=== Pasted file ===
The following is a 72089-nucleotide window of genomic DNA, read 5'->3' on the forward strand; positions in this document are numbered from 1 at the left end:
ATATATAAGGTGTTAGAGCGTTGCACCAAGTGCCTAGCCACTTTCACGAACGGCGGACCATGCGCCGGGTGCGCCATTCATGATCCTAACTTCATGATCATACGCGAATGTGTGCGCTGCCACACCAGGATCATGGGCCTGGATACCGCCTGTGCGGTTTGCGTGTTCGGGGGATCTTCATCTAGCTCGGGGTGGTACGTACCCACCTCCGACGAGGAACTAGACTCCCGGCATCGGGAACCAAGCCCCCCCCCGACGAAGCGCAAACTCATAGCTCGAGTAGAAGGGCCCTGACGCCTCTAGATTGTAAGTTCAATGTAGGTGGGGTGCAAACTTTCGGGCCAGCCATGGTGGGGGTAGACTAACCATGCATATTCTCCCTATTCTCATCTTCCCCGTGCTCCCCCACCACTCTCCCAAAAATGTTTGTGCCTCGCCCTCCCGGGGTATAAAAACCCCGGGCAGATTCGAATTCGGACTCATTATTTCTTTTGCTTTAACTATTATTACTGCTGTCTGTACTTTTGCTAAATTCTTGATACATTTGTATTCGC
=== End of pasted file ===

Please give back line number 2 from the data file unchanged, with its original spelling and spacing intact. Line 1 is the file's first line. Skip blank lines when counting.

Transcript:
ATATATAAGGTGTTAGAGCGTTGCACCAAGTGCCTAGCCACTTTCACGAACGGCGGACCATGCGCCGGGTGCGCCATTCATGATCCTAACTTCATGATCATACGCGAATGTGTGCGCTGCCACACCAGGATCATGGGCCTGGATACCGCCTGTGCGGTTTGCGTGTTCGGGGGATCTTCATCTAGCTCGGGGTGGTACGTACCCACCTCCGACGAGGAACTAGACTCCCGGCATCGGGAACCAAGCCCCCCCCCGACGAAGCGCAAACTCATAGCTCGAGTAGAAGGGCCCTGACGCCTCTAGATTGTAAGTTCAATGTAGGTGGGGTGCAAACTTTCGGGCCAGCCATGGTGGGGGTAGACTAACCATGCATATTCTCCCTATTCTCATCTTCCCCGTGCTCCCCCACCACTCTCCCAAAAATGTTTGTGCCTCGCCCTCCCGGGGTATAAAAACCCCGGGCAGATTCGAATTCGGACTCATTATTTCTTTTGCTTTAACTATTATTACTGCTGTCTGTACTTTTGCTAAATTCTTGATACATTTGTATTCGC